Everyone, Suit Up!

We finally arrived at the track, and our plan was thus: Both drivers would get a morning safety briefing followed by taxi laps. Then they’d alternate sessions in one of the FIRM’s NB Miatas. 

After each of Colin’s sessions, he and I would debrief and go over data as well as his thoughts and feelings. When Chris came back, he’d review his laps with the friendly AI who lives inside the Garmin Catalyst. I’d be there to help him with Garmin operation to streamline his workflow, but I’d offer no advice or input aside from device operation.

To show them what the track should look like at speed, early that day I took both of them for a few shotgun laps. “It’s obvious pretty quickly why driving a proper line is so important,” Chris remarked. “Corners that I thought were tight are much more open, and corners I thought were open are practically straights.” Yep, that was the idea.

Colin’s approach was a bit more muted: “It’s definitely more intense than Gran Turismo.” He was learning fast.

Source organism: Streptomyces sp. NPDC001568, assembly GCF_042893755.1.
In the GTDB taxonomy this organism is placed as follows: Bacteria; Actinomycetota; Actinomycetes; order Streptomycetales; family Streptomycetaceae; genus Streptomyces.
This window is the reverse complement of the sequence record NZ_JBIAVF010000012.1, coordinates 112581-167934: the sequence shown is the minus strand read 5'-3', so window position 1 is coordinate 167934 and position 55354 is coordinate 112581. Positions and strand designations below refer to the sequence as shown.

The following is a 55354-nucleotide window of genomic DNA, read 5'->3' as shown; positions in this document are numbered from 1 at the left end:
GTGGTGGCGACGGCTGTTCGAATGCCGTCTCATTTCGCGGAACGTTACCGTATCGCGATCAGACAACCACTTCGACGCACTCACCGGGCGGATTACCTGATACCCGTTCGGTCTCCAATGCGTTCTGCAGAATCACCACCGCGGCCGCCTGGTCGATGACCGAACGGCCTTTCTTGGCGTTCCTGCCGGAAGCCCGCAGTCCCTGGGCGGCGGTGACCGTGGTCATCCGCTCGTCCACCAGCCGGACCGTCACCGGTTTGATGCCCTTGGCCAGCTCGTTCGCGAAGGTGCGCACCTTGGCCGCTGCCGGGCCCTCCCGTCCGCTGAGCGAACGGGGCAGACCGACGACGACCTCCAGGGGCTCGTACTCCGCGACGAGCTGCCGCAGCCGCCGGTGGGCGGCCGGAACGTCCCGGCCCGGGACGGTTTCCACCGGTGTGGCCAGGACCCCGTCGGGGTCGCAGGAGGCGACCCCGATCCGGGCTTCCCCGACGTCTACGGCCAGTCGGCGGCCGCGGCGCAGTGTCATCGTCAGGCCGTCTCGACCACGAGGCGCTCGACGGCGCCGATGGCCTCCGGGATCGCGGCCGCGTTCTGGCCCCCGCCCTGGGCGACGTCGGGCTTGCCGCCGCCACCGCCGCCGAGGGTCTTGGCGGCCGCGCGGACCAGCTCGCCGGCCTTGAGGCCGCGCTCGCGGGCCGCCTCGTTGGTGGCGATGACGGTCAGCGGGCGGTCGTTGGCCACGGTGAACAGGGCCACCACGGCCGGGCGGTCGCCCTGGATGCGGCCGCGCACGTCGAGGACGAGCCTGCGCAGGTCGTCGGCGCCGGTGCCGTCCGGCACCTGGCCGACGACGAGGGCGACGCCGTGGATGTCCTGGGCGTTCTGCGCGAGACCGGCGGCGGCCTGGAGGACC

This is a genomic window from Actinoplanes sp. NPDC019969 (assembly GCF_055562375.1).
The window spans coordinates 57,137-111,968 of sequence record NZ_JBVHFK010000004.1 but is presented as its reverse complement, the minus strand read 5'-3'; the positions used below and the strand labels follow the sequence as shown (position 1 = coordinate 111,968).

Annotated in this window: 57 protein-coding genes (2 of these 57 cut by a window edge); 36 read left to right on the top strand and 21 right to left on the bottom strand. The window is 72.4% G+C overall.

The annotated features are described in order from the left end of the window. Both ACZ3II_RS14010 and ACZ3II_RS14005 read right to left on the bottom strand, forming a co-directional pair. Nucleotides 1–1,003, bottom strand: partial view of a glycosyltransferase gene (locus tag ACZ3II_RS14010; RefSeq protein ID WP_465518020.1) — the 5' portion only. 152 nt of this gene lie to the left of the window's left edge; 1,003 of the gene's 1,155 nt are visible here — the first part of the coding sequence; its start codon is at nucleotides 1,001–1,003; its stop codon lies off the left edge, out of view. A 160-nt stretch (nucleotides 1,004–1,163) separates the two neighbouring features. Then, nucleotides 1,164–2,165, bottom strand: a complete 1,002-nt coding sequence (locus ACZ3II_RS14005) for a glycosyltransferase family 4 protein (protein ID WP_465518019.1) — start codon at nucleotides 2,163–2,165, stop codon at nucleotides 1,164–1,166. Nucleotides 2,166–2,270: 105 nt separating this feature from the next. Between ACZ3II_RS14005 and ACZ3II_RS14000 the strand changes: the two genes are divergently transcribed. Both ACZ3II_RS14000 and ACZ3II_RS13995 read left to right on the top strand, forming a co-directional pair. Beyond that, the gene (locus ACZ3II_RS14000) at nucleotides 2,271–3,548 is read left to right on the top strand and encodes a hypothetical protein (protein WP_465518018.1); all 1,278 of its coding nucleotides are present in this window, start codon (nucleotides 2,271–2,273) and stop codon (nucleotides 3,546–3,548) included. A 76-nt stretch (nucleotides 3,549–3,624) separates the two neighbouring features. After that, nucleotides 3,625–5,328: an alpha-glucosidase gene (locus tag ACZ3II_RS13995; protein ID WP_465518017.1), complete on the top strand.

Chris drove first and immediately spun in the second corner. I shot a glance at Colin. Just as my head swiveled, Colin wiped the smile off his face.

When Chris got back after that tenuous first session, he quickly reminded me that I had spun a Hyundai Elantra N in the exact same spot. I quietly respected his game and let him go over the Garmin Catalyst’s data. 

Colin’s first laps were slightly faster than Chris’ but also impressively steady, showing a delta of only a couple seconds after an initial out lap for sighting–which was kind of his plan. He remarked that the nervousness hadn’t disappeared, but turning steady laps and building muscle memory was making each subsequent lap more comfortable. I responded that he was already learning a lot, and I’d be in the air-conditioned lounge if he needed me.